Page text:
It was one-year ago this week that Syracuse University made the decision to close down campus, as the COVID pandemic was rapidly growing. Chancellor Kent Syverud is reflecting on that year … and remembers being questioned as the University initially tried to move forward.
“We had a lot of people telling us what we were proposing to do couldn’t be done, which was to reopen in August.”
The goals were to have a safe campus for students, and to keep staff and faculty employed – while following health guidelines.
“We had to make a bunch of judgment calls under uncertainty, and some of them were scary ones to make. … Test all our students before they came back to campus in August, which a that time contradicted CDC guidelines. It was the right one, but it was scary.”
Virtual classes became hybrid or optional in-person learning. Syverud adds staff also had to adapt to ever-changing knowledge of the virus.
“I’ve never seen as dramatic a series of changes in as short a period of time, all our facilities, all our technology, all our services at the same time. Everybody had their own personal extraordinary challenges. And I think that’s just a testament to the people here.”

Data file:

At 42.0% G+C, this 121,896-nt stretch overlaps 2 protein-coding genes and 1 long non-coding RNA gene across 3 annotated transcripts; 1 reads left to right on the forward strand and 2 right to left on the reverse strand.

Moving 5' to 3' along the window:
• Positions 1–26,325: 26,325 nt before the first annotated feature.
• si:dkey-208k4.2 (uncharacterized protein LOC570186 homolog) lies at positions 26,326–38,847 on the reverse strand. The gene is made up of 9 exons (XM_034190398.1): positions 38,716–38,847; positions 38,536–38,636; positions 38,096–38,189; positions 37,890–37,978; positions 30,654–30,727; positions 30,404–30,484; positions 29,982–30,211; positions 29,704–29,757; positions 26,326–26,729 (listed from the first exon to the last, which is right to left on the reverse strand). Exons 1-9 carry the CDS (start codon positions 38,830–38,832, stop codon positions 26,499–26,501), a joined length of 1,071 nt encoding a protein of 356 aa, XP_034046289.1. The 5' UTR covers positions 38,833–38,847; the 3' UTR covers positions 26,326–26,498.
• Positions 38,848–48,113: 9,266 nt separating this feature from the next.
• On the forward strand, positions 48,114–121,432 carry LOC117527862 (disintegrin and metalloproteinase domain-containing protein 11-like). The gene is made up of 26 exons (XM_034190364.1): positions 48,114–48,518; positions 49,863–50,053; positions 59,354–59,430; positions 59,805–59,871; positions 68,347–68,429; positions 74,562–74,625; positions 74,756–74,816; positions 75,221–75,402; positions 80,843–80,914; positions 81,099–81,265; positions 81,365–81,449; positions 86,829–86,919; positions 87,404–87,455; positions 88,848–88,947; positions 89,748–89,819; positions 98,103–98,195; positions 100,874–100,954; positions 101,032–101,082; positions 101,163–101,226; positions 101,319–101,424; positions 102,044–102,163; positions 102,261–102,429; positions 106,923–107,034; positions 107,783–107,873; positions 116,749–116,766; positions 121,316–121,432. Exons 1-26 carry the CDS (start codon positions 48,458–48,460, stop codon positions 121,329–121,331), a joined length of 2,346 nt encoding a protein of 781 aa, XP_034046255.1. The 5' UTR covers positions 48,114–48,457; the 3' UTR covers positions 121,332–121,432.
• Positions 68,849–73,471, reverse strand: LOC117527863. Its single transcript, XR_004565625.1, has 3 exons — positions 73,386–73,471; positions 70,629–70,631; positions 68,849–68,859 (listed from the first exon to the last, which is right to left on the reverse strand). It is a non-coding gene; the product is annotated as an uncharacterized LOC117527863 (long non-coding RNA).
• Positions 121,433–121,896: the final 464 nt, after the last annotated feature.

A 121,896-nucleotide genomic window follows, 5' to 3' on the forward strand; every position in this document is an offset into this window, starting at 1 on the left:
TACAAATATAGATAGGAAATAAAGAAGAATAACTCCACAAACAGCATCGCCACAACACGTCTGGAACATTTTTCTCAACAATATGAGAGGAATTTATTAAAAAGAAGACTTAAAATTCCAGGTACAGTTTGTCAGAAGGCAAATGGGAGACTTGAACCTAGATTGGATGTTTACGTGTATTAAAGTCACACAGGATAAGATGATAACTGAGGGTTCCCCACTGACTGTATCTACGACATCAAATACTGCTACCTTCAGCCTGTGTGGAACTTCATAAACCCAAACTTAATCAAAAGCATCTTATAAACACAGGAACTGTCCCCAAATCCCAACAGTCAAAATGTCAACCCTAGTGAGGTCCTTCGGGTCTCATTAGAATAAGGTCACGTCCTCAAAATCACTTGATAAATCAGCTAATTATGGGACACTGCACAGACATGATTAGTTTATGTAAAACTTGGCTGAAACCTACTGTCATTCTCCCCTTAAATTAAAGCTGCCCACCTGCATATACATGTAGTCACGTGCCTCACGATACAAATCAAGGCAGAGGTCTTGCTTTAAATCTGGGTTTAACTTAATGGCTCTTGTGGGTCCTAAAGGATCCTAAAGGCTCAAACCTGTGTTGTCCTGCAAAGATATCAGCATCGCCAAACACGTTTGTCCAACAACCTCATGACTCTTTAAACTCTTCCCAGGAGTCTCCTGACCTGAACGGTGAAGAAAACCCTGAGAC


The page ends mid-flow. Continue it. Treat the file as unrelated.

A lot of creativity followed. He singles out how the Setnor Music School kept students learning and practicing.
“Everything from a marching band to a chorus. They’ve had to do rehearsals in the Dome and on the steps of Hendricks Chapel. … But it’s been pretty extraordinary what they’ve been able to do, including with technology, to enable them to enable their mission to be continued.”
Finally, Syverud praises students, knowing they weren’t going to be perfect, but could act responsibly for the school and for the community.